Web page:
The sales role is one of the most clearly defined in the world of work. Successful performance in this role is easy to spot and there is really no scope for hiding. You have either generated new business or you haven’t. If you are a successful sales person for a long time and wondering how you should progress your career, then you might look at sales management as a natural step. If you are an organisation with a sales force, you may also think that sales management is a great fit for the successful sales person.
Based on research, which compares profiles of successful sales with successful managers, there are distinct differences between qualities that drive performance in these two roles and this type of career progression may not be a good use of sales talent.
A successful sales person who enjoys the role must be a flexible problem solver. They need to have a combination of drive, creativity and the ability to deal with scenarios that can be unstructured. They need good social skills, which enables them to establish and maintain relationships with clients.
Because of their successful performance and the fact that people characterised by this profile may be seen as colourful and attractive, they are often promoted to managerial positions.
There are two reasons why they tend to be less effective as managers.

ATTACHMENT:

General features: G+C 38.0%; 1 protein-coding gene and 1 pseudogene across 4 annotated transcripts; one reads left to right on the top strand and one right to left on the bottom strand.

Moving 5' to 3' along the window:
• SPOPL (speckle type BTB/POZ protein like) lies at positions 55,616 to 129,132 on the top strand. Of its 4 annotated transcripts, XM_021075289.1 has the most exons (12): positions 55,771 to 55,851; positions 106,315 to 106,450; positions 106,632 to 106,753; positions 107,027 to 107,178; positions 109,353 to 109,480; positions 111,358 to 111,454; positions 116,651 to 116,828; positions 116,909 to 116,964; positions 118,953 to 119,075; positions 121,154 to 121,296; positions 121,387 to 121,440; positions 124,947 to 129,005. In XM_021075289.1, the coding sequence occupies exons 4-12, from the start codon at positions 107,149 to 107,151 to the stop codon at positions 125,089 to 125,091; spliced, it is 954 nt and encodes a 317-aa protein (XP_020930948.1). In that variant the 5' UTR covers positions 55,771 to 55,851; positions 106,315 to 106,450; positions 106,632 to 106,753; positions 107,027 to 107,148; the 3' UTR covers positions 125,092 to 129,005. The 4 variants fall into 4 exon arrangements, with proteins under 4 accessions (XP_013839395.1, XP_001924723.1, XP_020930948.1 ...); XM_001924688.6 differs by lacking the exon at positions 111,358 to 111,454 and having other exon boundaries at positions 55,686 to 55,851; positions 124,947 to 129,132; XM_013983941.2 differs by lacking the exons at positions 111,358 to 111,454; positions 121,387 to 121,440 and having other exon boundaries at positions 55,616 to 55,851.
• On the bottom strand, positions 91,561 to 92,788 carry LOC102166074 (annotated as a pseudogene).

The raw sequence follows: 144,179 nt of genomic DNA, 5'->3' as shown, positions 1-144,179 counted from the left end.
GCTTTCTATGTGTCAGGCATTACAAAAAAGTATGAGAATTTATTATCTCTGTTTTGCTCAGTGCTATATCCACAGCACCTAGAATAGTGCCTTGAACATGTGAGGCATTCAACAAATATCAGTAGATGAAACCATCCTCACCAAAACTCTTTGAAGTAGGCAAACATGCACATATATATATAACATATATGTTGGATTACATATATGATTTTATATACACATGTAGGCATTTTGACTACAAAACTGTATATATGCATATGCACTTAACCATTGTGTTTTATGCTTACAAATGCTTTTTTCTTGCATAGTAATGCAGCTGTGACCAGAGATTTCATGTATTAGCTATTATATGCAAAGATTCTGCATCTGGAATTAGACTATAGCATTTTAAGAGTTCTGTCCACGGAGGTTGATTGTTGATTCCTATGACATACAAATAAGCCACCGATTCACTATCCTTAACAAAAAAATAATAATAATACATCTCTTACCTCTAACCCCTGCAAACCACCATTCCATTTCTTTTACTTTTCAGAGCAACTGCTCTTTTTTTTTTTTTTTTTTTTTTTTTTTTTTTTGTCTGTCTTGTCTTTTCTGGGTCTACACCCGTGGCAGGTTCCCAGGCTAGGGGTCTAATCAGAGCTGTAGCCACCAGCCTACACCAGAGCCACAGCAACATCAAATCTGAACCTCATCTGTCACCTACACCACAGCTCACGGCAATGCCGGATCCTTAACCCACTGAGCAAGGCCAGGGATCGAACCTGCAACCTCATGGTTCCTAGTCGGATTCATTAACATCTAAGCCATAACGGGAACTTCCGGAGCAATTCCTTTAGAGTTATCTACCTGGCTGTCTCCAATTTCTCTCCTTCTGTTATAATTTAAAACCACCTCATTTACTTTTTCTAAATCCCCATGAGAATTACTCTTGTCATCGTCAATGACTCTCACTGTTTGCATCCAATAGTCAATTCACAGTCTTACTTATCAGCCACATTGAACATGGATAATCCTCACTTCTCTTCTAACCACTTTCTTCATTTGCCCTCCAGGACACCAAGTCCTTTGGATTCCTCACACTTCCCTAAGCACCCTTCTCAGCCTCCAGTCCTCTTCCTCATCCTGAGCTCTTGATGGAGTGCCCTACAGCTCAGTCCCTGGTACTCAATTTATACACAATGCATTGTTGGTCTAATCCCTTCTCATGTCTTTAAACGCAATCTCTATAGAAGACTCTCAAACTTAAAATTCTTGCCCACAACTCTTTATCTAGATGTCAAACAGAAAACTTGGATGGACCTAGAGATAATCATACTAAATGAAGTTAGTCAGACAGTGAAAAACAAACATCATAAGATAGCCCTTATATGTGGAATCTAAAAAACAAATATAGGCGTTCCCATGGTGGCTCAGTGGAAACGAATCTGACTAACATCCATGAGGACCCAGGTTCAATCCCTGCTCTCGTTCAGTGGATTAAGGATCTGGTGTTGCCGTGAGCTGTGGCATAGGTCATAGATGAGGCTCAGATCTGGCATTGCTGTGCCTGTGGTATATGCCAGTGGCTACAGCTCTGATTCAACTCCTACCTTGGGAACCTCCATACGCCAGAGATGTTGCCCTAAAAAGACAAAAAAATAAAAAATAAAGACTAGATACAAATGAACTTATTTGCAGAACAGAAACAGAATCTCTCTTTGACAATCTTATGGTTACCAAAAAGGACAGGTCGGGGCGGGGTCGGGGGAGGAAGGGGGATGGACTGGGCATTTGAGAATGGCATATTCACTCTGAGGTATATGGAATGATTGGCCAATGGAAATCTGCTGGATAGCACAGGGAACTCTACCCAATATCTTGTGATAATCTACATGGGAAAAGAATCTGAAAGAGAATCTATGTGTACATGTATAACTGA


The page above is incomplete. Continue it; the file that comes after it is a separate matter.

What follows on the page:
Firstly, their creativity (as expressed by problem solving, a flexible approach, thinking of the sales angle) makes them impatient with rules and bureaucratic procedures. (E.g. In a lot of organisations, sales people try to negotiate changes to standard product specifications to facilitate a sale or they may be poor at logging details once the sale is made.) This is a problem as managers are often responsible for enforcing rules and procedures.
Secondly, sales people tend to be very outgoing. This type of social energy is necessary for the cold calling and relationship building aspect that is key to their role. Managers who are this outgoing may have trouble listening to direct reports especially those who are reserved. They may dominate in team scenarios and may be easily more distracted by social interaction. Natural managers tend to have stronger listening skills than sales people where sales people have very focused listening skills in the sales scenario.
How to advance the career of a natural sales person?
There are a number of routes that you could look at. Some sales people focus on sales training or consulting when they want to change from pure sales. These are options for organisations that want to or need to offer their sales people a new challenge. Their skills and experience can be used to enhance the performance of a sales team through a combination of coaching and training provided by them. They may also be good at looking at the sales process as a project.
You could also look at giving a star sales person a more challenging territory and ensuring the right incentives are there for a successful turnaround. (Note that the reverse scenario of giving a good territory to a poorly performing sales person is not advised.) Whether you are managing your own career or the sales talent in your organisation, you need to be careful that the obvious career progression routes are not going to stifle the talent that has brought one this far!
John Deely is an occupational psychologist with Pinpoint. Pinpoint offers career change and development services to individuals, and selection, management development and outplacement services to organisations.
Contact details: (01) 6425 721 www.pinpoint.ie